Change may aid business owners

A proposed change in city code could make business renovations easier and less costly.

Dubbed the “25-percent trigger,” the facet of city code requires business and property owners who improve their buildings to bring their property up to present-day code and even help pay for some traffic mitigation measures, a prospect that is often costly for businesses.

It faces a public hearing and planning commission review next week.

Presently, if renovations cost 25-percent of the value of the building, the total code compliance aspect is “triggered,” which could cost businesses thousands of dollars more in some cases.

But that all could change with support from the city Planning Commission and council.

For the past several months, Public Works Director Cary Roe and Community Development Services Director Kathy McClung have been working closely with members of the Federal Way Chamber of Commerce, including Economic Vitality Committee chairman Bob Cooper, to discuss how to save businesses money, but keep practical measures on the city books.

The city has hired a consultant to help staffers come up with a good plan.

“We wanted them to give a really good background on how we fund right-of-way now,” McClung said. “We seem to be in agreement with the chamber that we need to make those changes.”

The two directors also met with individual councilmembers to gauge their interest and concerns.

“The message we got from the council is we do want to move the bar,” McClung said. “We want to benefit the small businesses so they can improve the look of their businesses.”

On the table

Some of the proposed changes are:

• Exempting all tenant improvement work, such as carpeting and drywall. Adding on to a business, however, won’t be exempted from the trigger.

• Exempting cosmetic changes to a building front façade.

• Adding the assessed value of the land to the “25-percent” formula on all properties under 100,000 square feet. About 75 percent of retail properties could benefit under the new formula.

Also, when Federal Way obtains grants or other revenue for projects, the city would subtract the amount from what the affected business must pay the city.

“They’d only pay a portion of the city’s cost instead of the total cost,” McClung explained.

Response has been good so far, said McClung, adding that she hopes to hear more from citizens at a 7 p.m. public hearing on Wednesday, Dec. 5 in City Hall.

“We don’t want to put the whole burden on the rest of the taxpayer. It’s finding that fine line,” she said.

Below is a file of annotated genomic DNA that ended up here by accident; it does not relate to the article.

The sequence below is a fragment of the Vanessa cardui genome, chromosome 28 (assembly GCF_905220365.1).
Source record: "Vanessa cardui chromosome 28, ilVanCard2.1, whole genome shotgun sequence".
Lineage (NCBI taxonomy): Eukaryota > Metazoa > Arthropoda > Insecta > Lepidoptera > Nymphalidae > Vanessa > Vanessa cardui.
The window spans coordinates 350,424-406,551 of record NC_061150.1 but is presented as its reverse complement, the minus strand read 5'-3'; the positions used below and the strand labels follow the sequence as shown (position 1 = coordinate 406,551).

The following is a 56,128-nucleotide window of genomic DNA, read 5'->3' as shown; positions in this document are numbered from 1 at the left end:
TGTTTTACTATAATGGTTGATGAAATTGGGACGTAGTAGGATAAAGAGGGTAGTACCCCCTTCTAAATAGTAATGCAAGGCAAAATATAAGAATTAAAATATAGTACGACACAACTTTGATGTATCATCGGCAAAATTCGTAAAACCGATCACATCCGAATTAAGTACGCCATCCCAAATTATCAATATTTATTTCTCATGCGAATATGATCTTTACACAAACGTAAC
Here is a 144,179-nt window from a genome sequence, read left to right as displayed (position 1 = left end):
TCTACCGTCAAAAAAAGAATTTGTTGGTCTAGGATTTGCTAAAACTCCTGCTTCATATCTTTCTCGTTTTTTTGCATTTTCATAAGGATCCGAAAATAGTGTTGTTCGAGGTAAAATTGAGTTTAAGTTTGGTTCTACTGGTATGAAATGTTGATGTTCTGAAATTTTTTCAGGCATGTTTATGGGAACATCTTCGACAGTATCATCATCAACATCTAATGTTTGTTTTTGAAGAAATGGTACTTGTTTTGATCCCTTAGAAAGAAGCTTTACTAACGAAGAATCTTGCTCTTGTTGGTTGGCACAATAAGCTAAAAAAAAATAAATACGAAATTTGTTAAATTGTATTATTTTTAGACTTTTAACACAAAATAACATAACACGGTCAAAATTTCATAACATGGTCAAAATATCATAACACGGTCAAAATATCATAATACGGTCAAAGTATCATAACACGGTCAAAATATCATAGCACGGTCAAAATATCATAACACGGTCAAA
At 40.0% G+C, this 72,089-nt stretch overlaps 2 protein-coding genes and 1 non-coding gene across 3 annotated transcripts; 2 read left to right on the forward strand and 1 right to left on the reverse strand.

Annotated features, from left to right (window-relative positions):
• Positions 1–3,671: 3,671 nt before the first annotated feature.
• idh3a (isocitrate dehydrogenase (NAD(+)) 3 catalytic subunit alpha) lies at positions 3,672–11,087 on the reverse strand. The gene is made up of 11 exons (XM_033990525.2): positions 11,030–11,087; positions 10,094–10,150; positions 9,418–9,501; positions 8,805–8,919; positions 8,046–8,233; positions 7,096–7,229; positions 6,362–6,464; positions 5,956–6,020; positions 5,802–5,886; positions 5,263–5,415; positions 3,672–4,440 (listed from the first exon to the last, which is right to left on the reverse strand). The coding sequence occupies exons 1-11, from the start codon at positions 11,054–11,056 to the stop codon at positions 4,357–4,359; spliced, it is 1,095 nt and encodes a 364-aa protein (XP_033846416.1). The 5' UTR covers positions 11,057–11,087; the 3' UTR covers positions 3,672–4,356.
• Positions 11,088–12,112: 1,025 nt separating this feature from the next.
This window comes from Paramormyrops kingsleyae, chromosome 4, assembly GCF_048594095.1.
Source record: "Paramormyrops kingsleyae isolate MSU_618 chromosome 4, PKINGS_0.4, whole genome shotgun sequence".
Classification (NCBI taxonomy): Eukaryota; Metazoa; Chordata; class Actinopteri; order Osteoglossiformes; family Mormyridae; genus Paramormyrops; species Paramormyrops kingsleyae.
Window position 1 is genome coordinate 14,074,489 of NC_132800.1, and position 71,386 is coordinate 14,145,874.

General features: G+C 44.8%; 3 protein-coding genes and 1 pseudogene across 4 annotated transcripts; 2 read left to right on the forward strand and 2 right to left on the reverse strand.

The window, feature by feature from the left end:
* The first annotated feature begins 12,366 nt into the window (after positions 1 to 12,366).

Commission to hear matter

Planning Commission Chairman John Caulfield said he had not yet received a staff report on the proposed changes, but had seen a letter signed by chamber members requesting the changes. He said he was looking forward to seeing the proposal.

“Economic development we recognize is one of the big issues for the city,” Caulfield said. “This is one (area) that directly plays into the redevelopment of downtown.”

Business leaders’ initial reaction to the proposed changes has also been positive.

At a chamber breakfast meeting last month, Cooper, who is also a vice-president of Lloyd Enterprises, Inc, said he was pleased that working with the city would benefit businesses that want to improve their position.

Business leader wants more

But one commercial real estate agent, Mark Freitas, said he’d like the city to go as far as it could to support small business success. He suggested the proposed changes to the “25-percent trigger” code should just be a starting point.

“If the councilmembers listen to what staff recommends and uses some measured good judgment ... then maybe it’s a step forward.” Freitas said.

Freitas, who also served as Planning Commission chairman for more than three years, said some laws punish business owners who have the best intentions. For instance, a business that installs an efficient gas heater could reduce pollution and save energy costs, but the improvement is calculated in the “25-percent trigger” formula.

He said he’d like to see the council take a more aggressive direction to support businesses, instead of directing staff to find common ground.

“I’m saying the council needs to think about it,” he said. “They can’t just pawn it off on staff."

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